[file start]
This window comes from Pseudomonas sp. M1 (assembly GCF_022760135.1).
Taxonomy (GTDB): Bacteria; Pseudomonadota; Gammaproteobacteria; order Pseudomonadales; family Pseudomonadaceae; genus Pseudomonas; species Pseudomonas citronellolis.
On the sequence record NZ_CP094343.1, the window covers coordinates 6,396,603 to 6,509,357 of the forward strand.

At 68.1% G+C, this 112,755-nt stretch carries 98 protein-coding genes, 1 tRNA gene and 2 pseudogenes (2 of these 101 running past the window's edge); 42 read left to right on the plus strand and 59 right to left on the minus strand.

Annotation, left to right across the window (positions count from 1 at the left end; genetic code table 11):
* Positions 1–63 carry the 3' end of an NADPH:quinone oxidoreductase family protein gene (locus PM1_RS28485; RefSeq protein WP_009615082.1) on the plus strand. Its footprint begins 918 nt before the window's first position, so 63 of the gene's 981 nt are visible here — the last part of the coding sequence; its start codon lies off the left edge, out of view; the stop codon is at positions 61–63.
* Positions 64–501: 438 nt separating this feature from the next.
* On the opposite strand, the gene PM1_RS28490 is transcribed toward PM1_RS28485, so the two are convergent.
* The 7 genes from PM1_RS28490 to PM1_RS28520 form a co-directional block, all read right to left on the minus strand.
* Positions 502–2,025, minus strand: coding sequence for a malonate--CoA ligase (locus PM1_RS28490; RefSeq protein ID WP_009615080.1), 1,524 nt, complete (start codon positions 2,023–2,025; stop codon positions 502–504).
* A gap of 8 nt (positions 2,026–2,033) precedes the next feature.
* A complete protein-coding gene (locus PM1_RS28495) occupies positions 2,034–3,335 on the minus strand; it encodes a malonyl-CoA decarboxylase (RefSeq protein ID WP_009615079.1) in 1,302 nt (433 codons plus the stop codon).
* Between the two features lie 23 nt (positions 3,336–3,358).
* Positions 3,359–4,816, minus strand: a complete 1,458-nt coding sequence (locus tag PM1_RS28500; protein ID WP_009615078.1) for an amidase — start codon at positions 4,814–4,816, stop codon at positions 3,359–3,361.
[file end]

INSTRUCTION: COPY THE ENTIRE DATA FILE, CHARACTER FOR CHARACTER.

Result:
This window comes from Pseudomonas sp. M1 (assembly GCF_022760135.1).
Taxonomy (GTDB): Bacteria; Pseudomonadota; Gammaproteobacteria; order Pseudomonadales; family Pseudomonadaceae; genus Pseudomonas; species Pseudomonas citronellolis.
On the sequence record NZ_CP094343.1, the window covers coordinates 6,396,603 to 6,509,357 of the forward strand.

At 68.1% G+C, this 112,755-nt stretch carries 98 protein-coding genes, 1 tRNA gene and 2 pseudogenes (2 of these 101 running past the window's edge); 42 read left to right on the plus strand and 59 right to left on the minus strand.

Annotation, left to right across the window (positions count from 1 at the left end; genetic code table 11):
* Positions 1–63 carry the 3' end of an NADPH:quinone oxidoreductase family protein gene (locus PM1_RS28485; RefSeq protein WP_009615082.1) on the plus strand. Its footprint begins 918 nt before the window's first position, so 63 of the gene's 981 nt are visible here — the last part of the coding sequence; its start codon lies off the left edge, out of view; the stop codon is at positions 61–63.
* Positions 64–501: 438 nt separating this feature from the next.
* On the opposite strand, the gene PM1_RS28490 is transcribed toward PM1_RS28485, so the two are convergent.
* The 7 genes from PM1_RS28490 to PM1_RS28520 form a co-directional block, all read right to left on the minus strand.
* Positions 502–2,025, minus strand: coding sequence for a malonate--CoA ligase (locus PM1_RS28490; RefSeq protein ID WP_009615080.1), 1,524 nt, complete (start codon positions 2,023–2,025; stop codon positions 502–504).
* A gap of 8 nt (positions 2,026–2,033) precedes the next feature.
* A complete protein-coding gene (locus PM1_RS28495) occupies positions 2,034–3,335 on the minus strand; it encodes a malonyl-CoA decarboxylase (RefSeq protein ID WP_009615079.1) in 1,302 nt (433 codons plus the stop codon).
* Between the two features lie 23 nt (positions 3,336–3,358).
* Positions 3,359–4,816, minus strand: a complete 1,458-nt coding sequence (locus tag PM1_RS28500; protein ID WP_009615078.1) for an amidase — start codon at positions 4,814–4,816, stop codon at positions 3,359–3,361.